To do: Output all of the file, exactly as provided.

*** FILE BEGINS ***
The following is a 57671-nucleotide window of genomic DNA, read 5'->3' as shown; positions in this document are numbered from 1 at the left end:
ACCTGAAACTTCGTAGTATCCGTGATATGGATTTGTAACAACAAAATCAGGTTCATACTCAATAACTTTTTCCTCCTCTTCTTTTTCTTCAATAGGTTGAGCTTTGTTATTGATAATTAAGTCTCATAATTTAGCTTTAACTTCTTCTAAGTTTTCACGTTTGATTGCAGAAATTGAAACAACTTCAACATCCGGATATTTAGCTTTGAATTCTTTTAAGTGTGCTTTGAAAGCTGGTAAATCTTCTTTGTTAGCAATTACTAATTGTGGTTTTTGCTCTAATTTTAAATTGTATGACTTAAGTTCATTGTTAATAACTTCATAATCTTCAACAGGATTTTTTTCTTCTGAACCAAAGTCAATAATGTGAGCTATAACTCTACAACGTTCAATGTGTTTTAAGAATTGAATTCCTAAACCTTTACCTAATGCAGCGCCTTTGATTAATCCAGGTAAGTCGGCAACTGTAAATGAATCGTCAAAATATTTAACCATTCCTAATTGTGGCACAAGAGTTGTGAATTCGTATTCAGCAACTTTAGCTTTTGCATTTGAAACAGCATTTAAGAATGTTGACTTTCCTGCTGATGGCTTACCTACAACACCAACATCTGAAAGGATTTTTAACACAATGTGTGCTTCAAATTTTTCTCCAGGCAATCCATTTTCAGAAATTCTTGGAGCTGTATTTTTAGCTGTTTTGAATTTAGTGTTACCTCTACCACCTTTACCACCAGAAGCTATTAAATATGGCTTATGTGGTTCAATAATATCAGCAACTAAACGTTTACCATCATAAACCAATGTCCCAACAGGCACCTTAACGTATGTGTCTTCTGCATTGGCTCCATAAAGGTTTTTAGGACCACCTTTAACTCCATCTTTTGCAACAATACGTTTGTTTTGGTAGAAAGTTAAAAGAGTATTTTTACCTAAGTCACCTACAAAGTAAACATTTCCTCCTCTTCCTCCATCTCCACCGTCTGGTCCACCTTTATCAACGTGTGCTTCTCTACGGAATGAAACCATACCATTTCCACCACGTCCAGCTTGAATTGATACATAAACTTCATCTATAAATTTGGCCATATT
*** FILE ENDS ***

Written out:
The following is a 57671-nucleotide window of genomic DNA, read 5'->3' as shown; positions in this document are numbered from 1 at the left end:
ACCTGAAACTTCGTAGTATCCGTGATATGGATTTGTAACAACAAAATCAGGTTCATACTCAATAACTTTTTCCTCCTCTTCTTTTTCTTCAATAGGTTGAGCTTTGTTATTGATAATTAAGTCTCATAATTTAGCTTTAACTTCTTCTAAGTTTTCACGTTTGATTGCAGAAATTGAAACAACTTCAACATCCGGATATTTAGCTTTGAATTCTTTTAAGTGTGCTTTGAAAGCTGGTAAATCTTCTTTGTTAGCAATTACTAATTGTGGTTTTTGCTCTAATTTTAAATTGTATGACTTAAGTTCATTGTTAATAACTTCATAATCTTCAACAGGATTTTTTTCTTCTGAACCAAAGTCAATAATGTGAGCTATAACTCTACAACGTTCAATGTGTTTTAAGAATTGAATTCCTAAACCTTTACCTAATGCAGCGCCTTTGATTAATCCAGGTAAGTCGGCAACTGTAAATGAATCGTCAAAATATTTAACCATTCCTAATTGTGGCACAAGAGTTGTGAATTCGTATTCAGCAACTTTAGCTTTTGCATTTGAAACAGCATTTAAGAATGTTGACTTTCCTGCTGATGGCTTACCTACAACACCAACATCTGAAAGGATTTTTAACACAATGTGTGCTTCAAATTTTTCTCCAGGCAATCCATTTTCAGAAATTCTTGGAGCTGTATTTTTAGCTGTTTTGAATTTAGTGTTACCTCTACCACCTTTACCACCAGAAGCTATTAAATATGGCTTATGTGGTTCAATAATATCAGCAACTAAACGTTTACCATCATAAACCAATGTCCCAACAGGCACCTTAACGTATGTGTCTTCTGCATTGGCTCCATAAAGGTTTTTAGGACCACCTTTAACTCCATCTTTTGCAACAATACGTTTGTTTTGGTAGAAAGTTAAAAGAGTATTTTTACCTAAGTCACCTACAAAGTAAACATTTCCTCCTCTTCCTCCATCTCCACCGTCTGGTCCACCTTTATCAACGTGTGCTTCTCTACGGAATGAAACCATACCATTTCCACCACGTCCAGCTTGAATTGATACATAAACTTCATCTATAAATTTGGCCATATT